In 2009, several parties in New Zealand staged a filibuster of the Local Government (Auckland Reorganisation) Bill in opposition to the government setting up a new Auckland Council under urgency and without debate or review by select committee, by proposing thousands of wrecking amendments and voting in Māori as each amendment had to be voted on and votes in Māori translated into English. Amendments included renaming the council to "Auckland Katchafire Council" or "Rodney Hide Memorial Council" and replacing the phrase powers of a regional council with power and muscle. These tactics were borrowed from the filibuster undertaken by National and ACT in August 2000 for the Employment Relations Bill.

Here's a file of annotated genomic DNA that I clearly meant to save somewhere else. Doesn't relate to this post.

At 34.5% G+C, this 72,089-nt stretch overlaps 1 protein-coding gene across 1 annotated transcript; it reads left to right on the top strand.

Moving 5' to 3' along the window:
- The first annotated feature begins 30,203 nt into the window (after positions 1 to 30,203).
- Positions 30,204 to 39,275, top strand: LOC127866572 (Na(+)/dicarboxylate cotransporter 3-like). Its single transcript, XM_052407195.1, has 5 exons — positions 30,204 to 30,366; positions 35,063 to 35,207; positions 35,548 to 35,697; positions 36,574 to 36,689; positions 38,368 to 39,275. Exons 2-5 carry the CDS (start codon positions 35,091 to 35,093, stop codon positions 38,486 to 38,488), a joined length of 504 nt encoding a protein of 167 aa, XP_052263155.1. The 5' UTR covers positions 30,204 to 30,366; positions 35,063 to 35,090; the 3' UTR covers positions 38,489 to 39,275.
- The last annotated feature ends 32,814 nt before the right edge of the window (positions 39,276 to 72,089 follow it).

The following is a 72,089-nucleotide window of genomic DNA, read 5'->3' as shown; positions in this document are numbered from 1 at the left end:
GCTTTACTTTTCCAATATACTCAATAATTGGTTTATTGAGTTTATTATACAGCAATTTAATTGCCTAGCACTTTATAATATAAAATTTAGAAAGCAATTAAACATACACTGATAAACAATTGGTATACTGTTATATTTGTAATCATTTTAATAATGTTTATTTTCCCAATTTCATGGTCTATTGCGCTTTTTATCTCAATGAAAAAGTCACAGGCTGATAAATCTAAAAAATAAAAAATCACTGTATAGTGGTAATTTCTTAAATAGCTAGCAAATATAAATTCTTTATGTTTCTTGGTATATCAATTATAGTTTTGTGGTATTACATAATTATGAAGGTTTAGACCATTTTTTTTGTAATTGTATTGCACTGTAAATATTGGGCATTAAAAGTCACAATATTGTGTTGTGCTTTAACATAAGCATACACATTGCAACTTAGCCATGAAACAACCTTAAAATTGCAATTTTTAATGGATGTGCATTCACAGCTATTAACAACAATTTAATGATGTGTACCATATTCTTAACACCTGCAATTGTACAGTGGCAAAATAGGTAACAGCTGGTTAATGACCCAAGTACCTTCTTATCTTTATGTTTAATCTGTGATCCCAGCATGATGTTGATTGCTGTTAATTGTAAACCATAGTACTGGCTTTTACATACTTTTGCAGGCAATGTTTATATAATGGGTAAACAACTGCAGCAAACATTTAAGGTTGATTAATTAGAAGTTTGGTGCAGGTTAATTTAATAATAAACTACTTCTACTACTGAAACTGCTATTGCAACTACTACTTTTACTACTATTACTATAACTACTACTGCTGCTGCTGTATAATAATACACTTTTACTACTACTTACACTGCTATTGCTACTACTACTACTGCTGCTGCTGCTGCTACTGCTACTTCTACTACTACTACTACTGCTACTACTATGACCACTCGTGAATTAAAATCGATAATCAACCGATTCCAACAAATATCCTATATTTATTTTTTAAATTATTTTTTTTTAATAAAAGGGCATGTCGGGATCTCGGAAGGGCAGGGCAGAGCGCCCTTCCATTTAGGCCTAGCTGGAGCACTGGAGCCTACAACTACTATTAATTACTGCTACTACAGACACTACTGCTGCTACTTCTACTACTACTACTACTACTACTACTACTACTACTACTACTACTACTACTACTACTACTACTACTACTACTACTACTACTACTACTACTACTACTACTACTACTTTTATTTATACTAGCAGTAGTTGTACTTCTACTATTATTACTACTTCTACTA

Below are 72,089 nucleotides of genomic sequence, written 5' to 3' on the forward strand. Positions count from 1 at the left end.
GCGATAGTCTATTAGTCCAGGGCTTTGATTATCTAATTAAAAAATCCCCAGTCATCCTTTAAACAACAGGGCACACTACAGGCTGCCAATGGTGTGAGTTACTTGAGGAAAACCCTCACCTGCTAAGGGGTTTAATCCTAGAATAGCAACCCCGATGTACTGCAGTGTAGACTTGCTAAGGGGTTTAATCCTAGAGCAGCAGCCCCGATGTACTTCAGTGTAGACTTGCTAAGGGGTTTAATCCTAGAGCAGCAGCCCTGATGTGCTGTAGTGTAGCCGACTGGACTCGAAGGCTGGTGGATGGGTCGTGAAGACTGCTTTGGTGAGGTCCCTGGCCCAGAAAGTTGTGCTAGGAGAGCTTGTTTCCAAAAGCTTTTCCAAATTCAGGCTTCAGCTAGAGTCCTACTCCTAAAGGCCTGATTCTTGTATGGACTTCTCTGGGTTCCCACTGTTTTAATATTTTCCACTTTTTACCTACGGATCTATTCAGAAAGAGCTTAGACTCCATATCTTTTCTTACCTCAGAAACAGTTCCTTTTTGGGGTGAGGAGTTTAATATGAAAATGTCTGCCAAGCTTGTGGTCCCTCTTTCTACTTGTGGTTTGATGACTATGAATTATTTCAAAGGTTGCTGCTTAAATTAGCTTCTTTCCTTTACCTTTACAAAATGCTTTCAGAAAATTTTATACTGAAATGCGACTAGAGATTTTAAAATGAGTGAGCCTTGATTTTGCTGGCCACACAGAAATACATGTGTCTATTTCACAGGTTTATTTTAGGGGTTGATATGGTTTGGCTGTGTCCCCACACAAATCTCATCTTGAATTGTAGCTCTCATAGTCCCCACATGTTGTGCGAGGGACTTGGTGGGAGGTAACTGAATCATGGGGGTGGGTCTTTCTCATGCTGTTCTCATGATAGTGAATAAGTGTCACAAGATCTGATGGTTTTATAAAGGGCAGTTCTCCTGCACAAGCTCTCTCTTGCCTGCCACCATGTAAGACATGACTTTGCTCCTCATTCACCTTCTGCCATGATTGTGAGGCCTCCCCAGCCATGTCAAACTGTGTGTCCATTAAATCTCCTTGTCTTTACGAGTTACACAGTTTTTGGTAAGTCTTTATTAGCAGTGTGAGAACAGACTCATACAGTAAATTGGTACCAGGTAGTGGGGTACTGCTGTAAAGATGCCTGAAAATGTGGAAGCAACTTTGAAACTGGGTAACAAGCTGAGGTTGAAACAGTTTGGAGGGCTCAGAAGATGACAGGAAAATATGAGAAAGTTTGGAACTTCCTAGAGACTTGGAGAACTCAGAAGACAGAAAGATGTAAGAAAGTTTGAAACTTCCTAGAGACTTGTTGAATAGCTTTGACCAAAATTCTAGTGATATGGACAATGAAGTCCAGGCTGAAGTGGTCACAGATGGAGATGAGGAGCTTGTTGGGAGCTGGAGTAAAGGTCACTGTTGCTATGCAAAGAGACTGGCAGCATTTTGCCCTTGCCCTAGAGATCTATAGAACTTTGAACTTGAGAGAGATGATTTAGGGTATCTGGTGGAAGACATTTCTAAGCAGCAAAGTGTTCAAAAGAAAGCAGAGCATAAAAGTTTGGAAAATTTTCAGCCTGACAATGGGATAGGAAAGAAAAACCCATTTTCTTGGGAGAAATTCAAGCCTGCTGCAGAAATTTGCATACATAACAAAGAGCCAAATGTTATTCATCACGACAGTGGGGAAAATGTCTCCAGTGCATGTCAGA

A dramatic example of filibustering in the House of Commons of Canada took place between Thursday June 23, 2011 and Saturday June 25, 2011. In an attempt to prevent the passing of Bill C-6, which would legislate that locked out Canada Post employees return to work, the New Democratic Party (NDP) led a filibustering session which lasted for fifty-eight hours. The NDP argued that the current form of the legislation undermines collective bargaining. Specifically, the NDP opposed the salary provisions and the form of binding arbitration outlined in the bill.
The House was supposed to break for the summer Thursday June 23, but remained open in an extended session due to the filibuster. The 103 NDP MPs had been taking it in turn to deliver 20 minute speeches - plus 10 minutes of questions and comments - in order to delay the passing of the bill. MPs are allowed to give such speeches each time a vote takes place, and many votes were needed before the bill could be passed. As the Conservative Party of Canada holds a majority in the House, the bill passed. This was the longest filibuster since the 1999 Reform Party of Canada filibuster, on native treaty issues in British Columbia